These numbers might make one think that interest in smart home technologies will be low among the multicultural segment, but this is not necessarily the case. This is an assumption that can limit marketers’ perspectives and hinder the potential market growth.
Access to the Internet is not as universal among multicultural consumers as one might think, and this has implications for the adoption of smart home technologies.
The most crucial factor that determines smart home adoption is Internet access. One might assume that Internet access is universal in the United States, but there are still significant gaps between different subgroups of multicultural consumers.
Among them, for example, Hispanics are least likely to have wired Internet access home, with an index of 120 of no-Internet access, where 100 is considered average. This means that 20% more Hispanics lack home Internet connections compared to the overall population.
By contrast, Black and AAPI communities have a higher Internet access than the general population, but Black households are less likely to have fiber optic broadband (the fastest Internet solution). Key in the study is the finding that Wi-Fi is almost universal among multicultural homes, irrespective of whether users own or rent a home.
It all comes down to obsession and making tech desirable for tech adoption.
Markets sometimes act unpredictably, as emotions play a prominent and determinant role in consumption habits and turning potential buyers into customers. Home technologies are associated with values such as class, accomplishment, luxury, comfort, belonging, and newness.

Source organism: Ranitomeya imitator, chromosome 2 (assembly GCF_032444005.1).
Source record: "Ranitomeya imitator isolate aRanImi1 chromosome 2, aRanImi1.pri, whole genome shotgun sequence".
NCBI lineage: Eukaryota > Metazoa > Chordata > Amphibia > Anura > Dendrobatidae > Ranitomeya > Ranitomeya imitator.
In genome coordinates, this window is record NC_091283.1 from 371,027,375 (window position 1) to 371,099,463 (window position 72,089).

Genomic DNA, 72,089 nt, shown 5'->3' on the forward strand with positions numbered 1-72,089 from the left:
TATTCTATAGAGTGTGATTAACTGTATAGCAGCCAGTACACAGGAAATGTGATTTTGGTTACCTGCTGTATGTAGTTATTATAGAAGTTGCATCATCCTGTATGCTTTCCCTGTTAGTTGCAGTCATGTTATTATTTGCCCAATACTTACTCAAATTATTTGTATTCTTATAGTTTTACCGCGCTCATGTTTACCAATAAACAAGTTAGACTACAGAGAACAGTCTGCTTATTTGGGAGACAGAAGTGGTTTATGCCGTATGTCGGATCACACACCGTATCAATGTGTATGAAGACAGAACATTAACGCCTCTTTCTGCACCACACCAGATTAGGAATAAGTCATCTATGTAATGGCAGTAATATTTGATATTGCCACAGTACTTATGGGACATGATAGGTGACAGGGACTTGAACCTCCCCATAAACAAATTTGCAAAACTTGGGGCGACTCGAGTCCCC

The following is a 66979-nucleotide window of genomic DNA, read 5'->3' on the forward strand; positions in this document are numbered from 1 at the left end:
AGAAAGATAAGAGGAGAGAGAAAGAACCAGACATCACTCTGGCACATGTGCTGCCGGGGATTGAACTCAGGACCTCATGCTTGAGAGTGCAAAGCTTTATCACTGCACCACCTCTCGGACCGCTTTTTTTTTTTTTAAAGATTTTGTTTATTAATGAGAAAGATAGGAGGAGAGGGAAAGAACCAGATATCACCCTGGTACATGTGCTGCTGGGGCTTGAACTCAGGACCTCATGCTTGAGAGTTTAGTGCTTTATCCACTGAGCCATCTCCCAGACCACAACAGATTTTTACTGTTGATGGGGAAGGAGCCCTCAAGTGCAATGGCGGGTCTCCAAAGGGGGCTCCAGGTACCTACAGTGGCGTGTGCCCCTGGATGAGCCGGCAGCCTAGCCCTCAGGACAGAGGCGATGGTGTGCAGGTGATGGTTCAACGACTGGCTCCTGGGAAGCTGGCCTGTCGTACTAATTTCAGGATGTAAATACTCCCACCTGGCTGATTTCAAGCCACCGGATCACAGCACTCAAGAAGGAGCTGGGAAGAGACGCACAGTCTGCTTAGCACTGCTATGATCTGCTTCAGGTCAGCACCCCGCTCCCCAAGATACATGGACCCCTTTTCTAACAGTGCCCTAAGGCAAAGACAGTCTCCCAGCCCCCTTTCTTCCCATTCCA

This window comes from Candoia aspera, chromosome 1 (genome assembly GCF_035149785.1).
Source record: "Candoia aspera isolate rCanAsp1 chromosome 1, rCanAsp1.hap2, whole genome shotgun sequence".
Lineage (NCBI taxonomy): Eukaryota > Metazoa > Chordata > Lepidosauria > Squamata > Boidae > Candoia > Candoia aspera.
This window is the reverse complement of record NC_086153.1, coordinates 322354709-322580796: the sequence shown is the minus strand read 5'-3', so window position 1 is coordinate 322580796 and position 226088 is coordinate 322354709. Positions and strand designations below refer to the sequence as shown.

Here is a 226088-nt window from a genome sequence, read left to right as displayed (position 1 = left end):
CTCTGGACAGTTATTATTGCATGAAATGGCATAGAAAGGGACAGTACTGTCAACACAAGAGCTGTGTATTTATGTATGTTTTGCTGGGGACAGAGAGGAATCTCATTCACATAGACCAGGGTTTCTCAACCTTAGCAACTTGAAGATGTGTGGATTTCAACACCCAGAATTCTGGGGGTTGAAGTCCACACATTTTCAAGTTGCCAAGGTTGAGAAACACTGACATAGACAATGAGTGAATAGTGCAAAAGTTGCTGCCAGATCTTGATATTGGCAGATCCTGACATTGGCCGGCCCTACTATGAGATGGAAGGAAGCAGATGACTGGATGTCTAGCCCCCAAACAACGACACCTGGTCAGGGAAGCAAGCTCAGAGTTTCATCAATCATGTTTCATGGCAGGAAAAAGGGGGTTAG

It is no surprise, then, that cold facts such as homeownership indices do not always fully correlate to spending choices and consumption habits. According to My Code’s report, renters are more interested in smart home technology than one would assume. There are a few factors that inform this trend, such as age. As mentioned, homeowners tend to be older and a little less open to new technologies.
But the report found something quite interesting when asking multicultural respondents how interested and obsessed they were with technology on a scale of 1 to 100. While the overall US population’s average rating was 68, multicultural segments were placed in the 69-73 bracket.
Similarly, the proportion of respondents who indicated tech interest in a range of 90-100 was higher among multicultural consumers, with the Black segment being the most “tech-obsessed.” The AAPI cohort is the least tech-obsessed among multicultural consumers, on average.
Even though homeownership and Internet access are essential factors when determining the potential of a market segment in the technology market, they are not definitive as emotional aspects sometimes override marketers’ assumptions. In the innovative home sector, obsession is king. As a segment, multicultural consumers are a significant, fertile ground for tech market expansion, and products and campaigns need to talk to and harness diversity.
Contact us today to learn more about our report on smart home technology.